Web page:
Every Era’s Vampires Require New Blood

A Queer, Multiracial Adaptation of Anne Rice’s Seminal Novel Follows a 200-Year-Old Tradition

For all the puffy shirts, brooding glances, and implicit queerness of Interview with the Vampire, the blockbuster 1976 novel by the late Anne Rice that became the 1994 cult classic starring Tom Cruise and Brad Pitt, it took until 2022 for the gay romance between the vampire Lestat de Lioncourt, and the human Louis de Pointe du Lac to be made explicit.

In the first episode of AMC’s superb television adaptation, the white, aristocratic Lestat propositions Louis, in this iteration a Black Creole business owner, to “be my companion … be …

Why Do We Love ‘Choose-Your-Own-Adventure’ Stories?

From the I Ching to an Upcoming Netflix Romcom, Interactive Fiction Dares Us to Decide What Happens Next

The new Netflix original horror movie Choose or Die turns on an interactive computer game called “CURS>R,” which resembles a classic ’80s adventure program in which a user inputs text …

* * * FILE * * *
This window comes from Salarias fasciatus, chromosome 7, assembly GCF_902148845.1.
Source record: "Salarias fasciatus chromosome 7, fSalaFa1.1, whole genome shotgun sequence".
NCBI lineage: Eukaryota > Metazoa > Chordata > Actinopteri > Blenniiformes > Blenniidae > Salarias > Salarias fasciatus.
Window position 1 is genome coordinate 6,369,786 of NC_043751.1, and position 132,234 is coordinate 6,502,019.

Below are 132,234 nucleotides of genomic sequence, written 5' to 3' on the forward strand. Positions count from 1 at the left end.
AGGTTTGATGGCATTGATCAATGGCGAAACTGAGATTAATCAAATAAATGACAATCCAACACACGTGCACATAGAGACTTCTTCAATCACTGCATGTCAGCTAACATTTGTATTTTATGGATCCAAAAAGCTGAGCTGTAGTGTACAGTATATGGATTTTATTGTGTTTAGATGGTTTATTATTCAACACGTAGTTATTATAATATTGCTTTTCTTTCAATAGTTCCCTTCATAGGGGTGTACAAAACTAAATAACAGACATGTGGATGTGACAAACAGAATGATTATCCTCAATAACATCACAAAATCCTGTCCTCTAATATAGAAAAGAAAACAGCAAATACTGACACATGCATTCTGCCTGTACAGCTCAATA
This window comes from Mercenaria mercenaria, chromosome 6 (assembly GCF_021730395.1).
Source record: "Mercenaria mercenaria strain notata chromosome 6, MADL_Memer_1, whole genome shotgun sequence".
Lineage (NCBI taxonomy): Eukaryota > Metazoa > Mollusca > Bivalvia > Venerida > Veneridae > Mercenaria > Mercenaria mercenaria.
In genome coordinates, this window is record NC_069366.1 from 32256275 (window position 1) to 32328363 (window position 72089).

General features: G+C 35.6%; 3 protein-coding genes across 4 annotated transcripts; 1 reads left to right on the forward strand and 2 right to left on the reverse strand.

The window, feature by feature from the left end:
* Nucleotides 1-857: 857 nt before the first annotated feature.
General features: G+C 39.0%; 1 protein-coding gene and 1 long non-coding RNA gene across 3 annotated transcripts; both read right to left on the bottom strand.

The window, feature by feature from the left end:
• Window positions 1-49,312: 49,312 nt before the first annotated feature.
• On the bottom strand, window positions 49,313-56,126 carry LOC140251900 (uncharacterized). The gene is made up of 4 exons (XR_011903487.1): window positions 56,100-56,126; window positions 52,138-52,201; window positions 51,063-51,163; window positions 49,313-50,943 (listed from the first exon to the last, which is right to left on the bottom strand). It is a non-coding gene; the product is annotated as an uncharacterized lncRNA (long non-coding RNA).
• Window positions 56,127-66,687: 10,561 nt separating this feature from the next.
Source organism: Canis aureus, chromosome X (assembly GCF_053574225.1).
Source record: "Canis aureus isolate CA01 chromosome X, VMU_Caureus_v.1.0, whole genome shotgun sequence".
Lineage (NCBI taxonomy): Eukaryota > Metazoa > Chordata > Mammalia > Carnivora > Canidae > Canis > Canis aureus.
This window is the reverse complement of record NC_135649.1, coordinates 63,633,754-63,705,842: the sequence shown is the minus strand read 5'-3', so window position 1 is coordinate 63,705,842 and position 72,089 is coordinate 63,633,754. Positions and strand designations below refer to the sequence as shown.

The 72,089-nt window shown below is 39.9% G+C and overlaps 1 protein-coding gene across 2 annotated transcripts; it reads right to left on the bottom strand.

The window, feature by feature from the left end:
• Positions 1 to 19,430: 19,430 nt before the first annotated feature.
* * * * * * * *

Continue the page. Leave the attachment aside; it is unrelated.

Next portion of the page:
Digging Up the History of the Family Bomb Shelter

For 75 Years, Images of Bunker Life Have Reflected the Shifting Optimism, Anxieties, and Cynicism of the Nuclear Age

The Russian invasion of Ukraine is not the first conflict to unfold on social media, but commentators have been quick to dub it the first “TikTok War.” Videos by young …

Before Wordle, There Was Cross-Word Mania | Zocalo Public Square • Arizona State University • Smithsonian

Before Wordle, There Was Cross-Word Mania

In the 1920s, Puzzling Inspired a Broadway Musical, Built a Publishing House, and Counted the Queen of England as a Fan

In its short lifespan, Wordle has already made the tricky transition from cult phenomenon to established part of our daily lives.

Created by a software engineer in Brooklyn for his partner …

How 1970s Pop Culture Cemented Today’s Partisan Divisions | Zocalo Public Square • Arizona State University • Smithsonian

How 1970s Pop Culture Cemented Today’s Partisan Divisions

Journalist Ronald Brownstein Explores the Creative Explosion in Los Angeles That Prefigures Our Current Politics

Longtime political journalist Ronald Brownstein paid a visit to Zócalo yesterday to speak about his new book, Rock Me On the Water: 1974- The Year Los Angeles Transformed Movies, Music, …

Quarantine Won’t Be Forever, but Pandemic Humor Is Timeless  | Zocalo Public Square • Arizona State University • Smithsonian

Quarantine Won’t Be Forever, but Pandemic Humor Is Timeless 

A Century Before TikToks and Memes, the 1918 Flu Inspired Rhyming Poetry and Skeptical Satire

Early in the coronavirus pandemic, as society shut down and social distancing became the new norm, user-created media content about life during the pandemic exploded. Today’s technology makes it easy …